Remembering the dead with the hair from their heads

Tamara Browning

Ken Morris collects dead people’s hair.

But not just any hair. The owner of K.M. Hair Works and Spa in Springfield, Ill., Morris about six years ago began collecting mementos of mourning — such as a wreath, watch fob, ring or bracelet — fashioned from the hair of people who have passed on.

The practice was most popular from 1840 to 1870, although it was done as late as the early 1900s.

“When someone would die, they didn’t have photography, so they would take and cut hair off of the dead person and make something from it to remember them by,” Morris says.

Framed and displayed on his business’ walls, some of the more than 60 items are made with hair plaited so elaborately that one would never know that they’re composed of (gulp) dead people’s hair strands.

“Hair is protein, and it will last. It doesn’t dissolve. Just like if you were to dig up a buried body, the fingernails and the hair would still be left there.”

Most mourning hair work displayed at K.M. Hair Works and Spa is from brunettes.

“In that day and age, people didn’t live very long, so they didn’t have many people who had ... gray hair. You’ll see blond once in a while or lighter brown,” Morris says.

Nearly all of the mourning items Morris buys come from eBay.

“I started collecting blow dryers and curling irons as just something to remember my trade by. ... I started going to antique malls and collecting those. I probably have 20 hair dryers that all come from the ’40s and ’50s,” Morris says.

“One day, when I was on eBay, I found this item called ‘mourning hair.’ I just clicked onto it, and ever since then, I’ve been buying it.”

Documenting mourning

Although Morris is a relative newcomer to collecting mourning hair items, the art of mourning mementos isn’t new.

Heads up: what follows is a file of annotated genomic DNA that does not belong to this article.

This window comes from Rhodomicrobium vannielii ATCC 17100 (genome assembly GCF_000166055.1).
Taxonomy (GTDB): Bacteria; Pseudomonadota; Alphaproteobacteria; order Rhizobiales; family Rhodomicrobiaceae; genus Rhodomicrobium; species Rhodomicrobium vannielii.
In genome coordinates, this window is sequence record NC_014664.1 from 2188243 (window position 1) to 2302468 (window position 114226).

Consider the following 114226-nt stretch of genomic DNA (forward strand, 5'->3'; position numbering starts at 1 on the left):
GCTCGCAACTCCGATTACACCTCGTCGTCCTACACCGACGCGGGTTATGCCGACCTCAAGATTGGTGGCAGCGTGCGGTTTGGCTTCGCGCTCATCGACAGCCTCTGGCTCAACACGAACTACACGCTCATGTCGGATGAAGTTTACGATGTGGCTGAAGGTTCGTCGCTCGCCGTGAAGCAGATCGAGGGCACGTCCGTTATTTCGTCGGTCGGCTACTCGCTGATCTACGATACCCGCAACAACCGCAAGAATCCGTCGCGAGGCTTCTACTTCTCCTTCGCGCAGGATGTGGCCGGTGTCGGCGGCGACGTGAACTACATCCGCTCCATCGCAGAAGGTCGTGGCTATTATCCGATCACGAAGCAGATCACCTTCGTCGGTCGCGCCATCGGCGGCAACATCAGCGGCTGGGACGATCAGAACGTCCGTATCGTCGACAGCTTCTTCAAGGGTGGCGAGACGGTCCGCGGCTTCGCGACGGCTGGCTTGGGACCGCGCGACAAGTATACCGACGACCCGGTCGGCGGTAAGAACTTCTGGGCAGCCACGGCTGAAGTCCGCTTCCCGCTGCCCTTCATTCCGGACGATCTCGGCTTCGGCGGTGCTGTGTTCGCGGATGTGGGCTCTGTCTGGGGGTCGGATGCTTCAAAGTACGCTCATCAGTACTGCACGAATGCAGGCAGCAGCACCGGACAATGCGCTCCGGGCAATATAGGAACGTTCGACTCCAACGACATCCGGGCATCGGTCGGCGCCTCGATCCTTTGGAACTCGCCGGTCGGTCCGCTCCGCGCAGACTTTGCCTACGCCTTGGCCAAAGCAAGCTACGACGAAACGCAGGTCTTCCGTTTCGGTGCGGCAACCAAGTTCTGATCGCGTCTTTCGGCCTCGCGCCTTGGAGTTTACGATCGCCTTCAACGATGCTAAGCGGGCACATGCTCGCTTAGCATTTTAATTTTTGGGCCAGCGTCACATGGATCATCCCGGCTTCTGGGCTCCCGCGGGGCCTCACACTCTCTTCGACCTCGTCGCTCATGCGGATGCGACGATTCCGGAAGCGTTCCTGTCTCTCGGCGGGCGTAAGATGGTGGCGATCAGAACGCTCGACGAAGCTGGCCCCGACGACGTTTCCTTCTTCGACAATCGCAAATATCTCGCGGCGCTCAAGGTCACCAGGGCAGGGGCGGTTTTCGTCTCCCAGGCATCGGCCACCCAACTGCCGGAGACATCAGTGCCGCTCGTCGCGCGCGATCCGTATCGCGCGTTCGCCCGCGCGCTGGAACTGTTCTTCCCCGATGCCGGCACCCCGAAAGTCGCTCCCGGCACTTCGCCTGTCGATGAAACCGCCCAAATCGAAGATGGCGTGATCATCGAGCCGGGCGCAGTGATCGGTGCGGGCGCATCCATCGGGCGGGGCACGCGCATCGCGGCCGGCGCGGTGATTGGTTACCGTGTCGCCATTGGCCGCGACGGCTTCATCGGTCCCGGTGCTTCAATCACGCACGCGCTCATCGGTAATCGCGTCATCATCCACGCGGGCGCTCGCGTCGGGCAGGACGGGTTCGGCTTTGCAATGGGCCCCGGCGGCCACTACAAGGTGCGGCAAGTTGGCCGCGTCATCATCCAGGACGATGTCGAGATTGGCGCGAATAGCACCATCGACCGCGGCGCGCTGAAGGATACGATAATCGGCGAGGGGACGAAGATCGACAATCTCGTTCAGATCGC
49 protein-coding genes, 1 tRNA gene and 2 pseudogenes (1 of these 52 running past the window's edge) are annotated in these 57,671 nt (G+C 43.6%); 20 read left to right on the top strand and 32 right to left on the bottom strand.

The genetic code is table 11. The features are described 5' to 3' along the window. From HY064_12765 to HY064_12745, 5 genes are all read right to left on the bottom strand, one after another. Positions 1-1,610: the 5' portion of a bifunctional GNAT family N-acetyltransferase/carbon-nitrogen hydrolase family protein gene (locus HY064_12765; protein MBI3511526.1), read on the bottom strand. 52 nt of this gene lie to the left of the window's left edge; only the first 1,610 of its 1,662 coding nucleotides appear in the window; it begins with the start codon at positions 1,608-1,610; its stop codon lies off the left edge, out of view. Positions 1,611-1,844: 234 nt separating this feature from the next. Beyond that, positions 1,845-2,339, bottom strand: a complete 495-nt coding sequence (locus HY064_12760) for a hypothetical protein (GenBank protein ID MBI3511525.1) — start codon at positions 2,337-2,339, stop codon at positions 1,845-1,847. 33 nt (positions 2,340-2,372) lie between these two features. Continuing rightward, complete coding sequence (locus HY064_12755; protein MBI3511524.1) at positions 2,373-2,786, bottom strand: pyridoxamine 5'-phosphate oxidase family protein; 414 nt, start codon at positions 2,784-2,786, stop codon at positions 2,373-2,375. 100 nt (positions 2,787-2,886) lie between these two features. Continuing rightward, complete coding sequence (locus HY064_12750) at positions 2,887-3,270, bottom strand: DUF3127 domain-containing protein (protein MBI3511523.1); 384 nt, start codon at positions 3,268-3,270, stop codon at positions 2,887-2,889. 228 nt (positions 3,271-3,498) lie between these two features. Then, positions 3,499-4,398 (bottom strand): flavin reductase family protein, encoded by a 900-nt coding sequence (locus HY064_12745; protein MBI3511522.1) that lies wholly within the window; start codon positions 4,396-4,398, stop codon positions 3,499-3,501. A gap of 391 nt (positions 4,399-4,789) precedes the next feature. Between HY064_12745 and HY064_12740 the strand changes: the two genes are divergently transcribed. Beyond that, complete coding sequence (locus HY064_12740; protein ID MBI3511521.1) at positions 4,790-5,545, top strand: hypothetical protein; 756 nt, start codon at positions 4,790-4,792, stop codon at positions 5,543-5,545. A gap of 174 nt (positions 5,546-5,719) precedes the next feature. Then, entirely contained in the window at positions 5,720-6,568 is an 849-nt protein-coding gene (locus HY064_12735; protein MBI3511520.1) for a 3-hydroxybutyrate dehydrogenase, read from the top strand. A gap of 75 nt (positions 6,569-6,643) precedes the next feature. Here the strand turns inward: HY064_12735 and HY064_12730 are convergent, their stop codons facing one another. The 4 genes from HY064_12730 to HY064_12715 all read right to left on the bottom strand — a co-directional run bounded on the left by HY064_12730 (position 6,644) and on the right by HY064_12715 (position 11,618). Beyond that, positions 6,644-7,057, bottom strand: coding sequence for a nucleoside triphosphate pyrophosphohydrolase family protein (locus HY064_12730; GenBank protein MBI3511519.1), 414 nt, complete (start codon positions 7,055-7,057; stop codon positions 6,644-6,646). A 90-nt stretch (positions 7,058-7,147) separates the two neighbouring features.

First used as a remembrance and later as proper fashion etiquette, mourning jewelry, or memorial jewelry, has been used since ancient times.

Pre-literate societies wore mourning mementos made of the bones, skull, teeth or hair of the deceased.

In Roman and medieval times, mementos were fashioned using a motif and an inscription such as “In memory of ...” according to “What is Mourning Jewelry?” by Barb Musselman (www.musselmanfuneral. com).

The Victorian era, with its roots in sentimentality, inspired new heights in the development of hair as an ornamental and coveted substance, according to “The Art of Hair Work: Hair Braiding and Jewelry of Sentiment with Catalog of Hair Jewelry,” by Mark Campbell (edited by Jules and Kaethe Kliot).

Mourning jewelry served three basic functions, Musselman says:

  • As a souvenir of the deceased to be worn in remembrance
  • As a reminder to the living of the inevitability of death
  • As a status symbol and conveyor of economic status. For example, the more memorial rings distributed at a funeral, the wealthier the deceased.

Art of hair work

The production of mourning jewelry became a lucrative business in the 19th century.